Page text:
Disaster waiting to happen? Using PVC for deck supports???

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There was a person I was speaking to recently who was proud of what he considered to be a very bright move on his part.
He had noticed that the lolly-columns in his basement had been filled with cement prior to being used. He assumed that the strength of the support was in the cement, and therefore concluded it was a good idea to try filling PVC tubes and using those as posts (note-not as sonno-tubes, but as fully structural support posts).
I pointed out that I thought that the strength of a lolly was in the steel, and that the cement was there merely to ensure that it was never dented, causing it to fold like an aluminum can. I was concerned that the first major frost heave under his deck that is able to stress the ledger enough to pull outward a small amount would cause his pvc+cement "posts" to break.
Was I right?
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On Sun, 18 May 2008 18:02:54 GMT, "Thomas G. Marshall"

The concrete in steel lolly columns is to help keep them from collapsing in a fire.
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snipped-for-privacy@dog.com said something like:
...[snip]...

....so the preventing a dent thing is secondary, or not a concern...?
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wrote in message said something like:

My interpretation is that the dent thing is completely irrelevant.
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JoeSpareBedroom wrote:

Your interpretation is incorrect.
Matt
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said something like:

OK.
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Thomas G. Marshall wrote:

No, preventing buckling is a significant advantage provided by filling a steel column.
Matt
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Whoa, if you are using a steel column, why the concrete? Sky scrapers sit on steel columns with out concrete in them. What am I missing?
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Perhaps four years of engineering school? Or even two semesters of structural member strength? <g>
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wrote:

Cute. When you have 1300 degrees on the wood it's supporting, the column is the last thing I will be concerned with. In a total of some 45 years of construction, I have never seen this in my neck of the woods. Perhaps some are over educated? <g>
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Uh, yes. And the buckling it prevents would be the result of fire. Filling the columns with cement is to protect the columns from buckling in a FIRE.
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On May 18, 8:45 pm, snipped-for-privacy@dog.com wrote:

In a wood framed building? I guess if the fire started at the base of the column that might be a good argument, but in any real situation the house would be engulfed in flames long before the plastic temperature of the steel was reached.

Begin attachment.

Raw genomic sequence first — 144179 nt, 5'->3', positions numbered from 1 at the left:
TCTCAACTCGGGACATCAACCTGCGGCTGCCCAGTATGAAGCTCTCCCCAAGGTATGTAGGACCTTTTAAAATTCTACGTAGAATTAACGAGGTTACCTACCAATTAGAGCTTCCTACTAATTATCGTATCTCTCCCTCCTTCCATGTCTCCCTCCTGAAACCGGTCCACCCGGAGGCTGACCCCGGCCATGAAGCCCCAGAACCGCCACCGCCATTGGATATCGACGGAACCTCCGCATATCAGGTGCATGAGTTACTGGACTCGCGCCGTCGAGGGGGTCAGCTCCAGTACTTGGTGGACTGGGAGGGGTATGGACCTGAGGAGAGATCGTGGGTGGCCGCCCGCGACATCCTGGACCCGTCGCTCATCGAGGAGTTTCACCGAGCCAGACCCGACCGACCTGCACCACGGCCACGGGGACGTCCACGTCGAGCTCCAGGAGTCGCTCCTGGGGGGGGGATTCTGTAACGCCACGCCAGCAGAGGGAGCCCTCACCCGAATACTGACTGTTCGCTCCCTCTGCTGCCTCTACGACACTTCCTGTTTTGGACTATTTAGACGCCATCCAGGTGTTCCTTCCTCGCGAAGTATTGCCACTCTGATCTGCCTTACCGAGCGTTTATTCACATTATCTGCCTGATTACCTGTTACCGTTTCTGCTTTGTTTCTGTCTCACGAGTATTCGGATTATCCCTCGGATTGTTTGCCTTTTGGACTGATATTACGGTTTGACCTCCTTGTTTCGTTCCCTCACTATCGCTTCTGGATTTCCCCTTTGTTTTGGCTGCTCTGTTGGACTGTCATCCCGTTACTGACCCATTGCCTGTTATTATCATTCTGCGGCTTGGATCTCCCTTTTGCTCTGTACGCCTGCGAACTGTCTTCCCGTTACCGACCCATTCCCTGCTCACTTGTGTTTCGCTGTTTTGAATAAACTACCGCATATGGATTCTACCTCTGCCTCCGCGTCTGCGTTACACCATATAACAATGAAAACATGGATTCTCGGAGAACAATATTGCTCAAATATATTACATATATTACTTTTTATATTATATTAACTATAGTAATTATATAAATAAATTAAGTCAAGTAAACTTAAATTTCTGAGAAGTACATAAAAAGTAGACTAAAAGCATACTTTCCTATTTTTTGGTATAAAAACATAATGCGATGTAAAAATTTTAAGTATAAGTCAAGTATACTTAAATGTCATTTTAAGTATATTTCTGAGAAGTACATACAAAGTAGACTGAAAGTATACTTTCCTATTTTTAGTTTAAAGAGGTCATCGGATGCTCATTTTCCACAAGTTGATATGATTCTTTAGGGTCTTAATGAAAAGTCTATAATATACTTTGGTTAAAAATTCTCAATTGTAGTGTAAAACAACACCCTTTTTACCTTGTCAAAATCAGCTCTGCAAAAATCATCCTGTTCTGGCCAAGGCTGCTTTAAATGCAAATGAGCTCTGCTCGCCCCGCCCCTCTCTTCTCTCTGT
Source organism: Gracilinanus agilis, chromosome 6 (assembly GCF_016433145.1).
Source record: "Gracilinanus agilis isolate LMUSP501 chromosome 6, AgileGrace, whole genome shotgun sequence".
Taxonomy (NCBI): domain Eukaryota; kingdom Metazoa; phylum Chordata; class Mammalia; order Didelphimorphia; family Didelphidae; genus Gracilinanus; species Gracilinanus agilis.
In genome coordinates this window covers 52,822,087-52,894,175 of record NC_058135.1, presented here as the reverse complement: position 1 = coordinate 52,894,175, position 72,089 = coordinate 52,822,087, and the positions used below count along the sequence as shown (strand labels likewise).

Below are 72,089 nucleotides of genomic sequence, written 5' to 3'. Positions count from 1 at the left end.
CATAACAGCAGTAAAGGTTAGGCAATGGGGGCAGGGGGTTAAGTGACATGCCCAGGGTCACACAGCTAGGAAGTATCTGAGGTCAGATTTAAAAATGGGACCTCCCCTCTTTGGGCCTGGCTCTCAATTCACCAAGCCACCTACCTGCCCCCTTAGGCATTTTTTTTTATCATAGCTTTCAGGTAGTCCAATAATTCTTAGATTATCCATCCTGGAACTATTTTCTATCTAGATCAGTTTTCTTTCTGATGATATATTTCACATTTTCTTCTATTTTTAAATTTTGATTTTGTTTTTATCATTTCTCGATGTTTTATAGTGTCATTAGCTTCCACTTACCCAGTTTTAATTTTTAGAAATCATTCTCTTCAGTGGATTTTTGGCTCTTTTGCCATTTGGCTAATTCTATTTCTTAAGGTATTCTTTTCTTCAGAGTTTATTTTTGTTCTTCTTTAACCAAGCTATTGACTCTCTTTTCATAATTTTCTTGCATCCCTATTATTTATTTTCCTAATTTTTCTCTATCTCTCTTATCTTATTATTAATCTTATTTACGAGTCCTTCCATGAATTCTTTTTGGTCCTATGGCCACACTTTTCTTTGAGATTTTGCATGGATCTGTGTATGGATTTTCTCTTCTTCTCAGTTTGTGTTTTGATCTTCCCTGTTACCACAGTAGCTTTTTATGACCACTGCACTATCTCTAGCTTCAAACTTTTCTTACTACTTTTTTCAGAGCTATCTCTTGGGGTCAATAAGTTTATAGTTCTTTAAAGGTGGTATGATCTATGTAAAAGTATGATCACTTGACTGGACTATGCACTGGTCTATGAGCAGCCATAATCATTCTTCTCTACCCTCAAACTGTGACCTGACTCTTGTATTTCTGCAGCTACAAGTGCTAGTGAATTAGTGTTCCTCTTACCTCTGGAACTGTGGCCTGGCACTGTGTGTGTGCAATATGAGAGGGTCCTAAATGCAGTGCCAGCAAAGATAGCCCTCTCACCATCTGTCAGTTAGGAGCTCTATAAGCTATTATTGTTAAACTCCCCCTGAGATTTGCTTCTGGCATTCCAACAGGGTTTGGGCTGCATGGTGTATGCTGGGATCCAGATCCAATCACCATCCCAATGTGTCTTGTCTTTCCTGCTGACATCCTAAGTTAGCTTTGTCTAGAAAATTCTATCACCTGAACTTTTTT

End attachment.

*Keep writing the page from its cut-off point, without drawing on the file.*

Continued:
The concrete fill is to prevent buckling, partially from being dented, but also to prevent localized failure which can occur at lower loads than the straight compressive strength of the material(s) would indicate. http://en.wikipedia.org/wiki/Buckling
R
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RicodJour said something like:

This makes sense to me, though I'm hardly as versed in structural analysis as the other denisins of this ng. Fire seems a concern, though secondary, only because the plasticity of steel could never be reached in a basement without the rest of the house already having been reduced to dust. Or so it seems to me.
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Thomas G. Marshall wrote:

The problem with fire and steel beams/columns isn't so much from structural weakness when the steel becomes hot, although that would be a concern where the intention is to contain the fire for a length of time, but more from the actual expansion of the steel, either from it pushing other structural elements, or itself buckling when the expansion at both ends is restricted.
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snipped-for-privacy@dog.com wrote:

It also adds tremendously to normal buckling resistance, not just buckling resistance due to fire reducing the capacity of the material.
http://www.aisc.org/Content/ContentGroups/Documents/Connections_IV_Proceedings/51.pdf
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said something like:

PVC burns doesn't it?
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CWatters wrote:

So does steel.
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Steel burns? I guess I learned something new today.
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Steel burns? I guess I learned something new today.
=========== Anything will burn at the right temp.
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So there's no difference between burning and melting?
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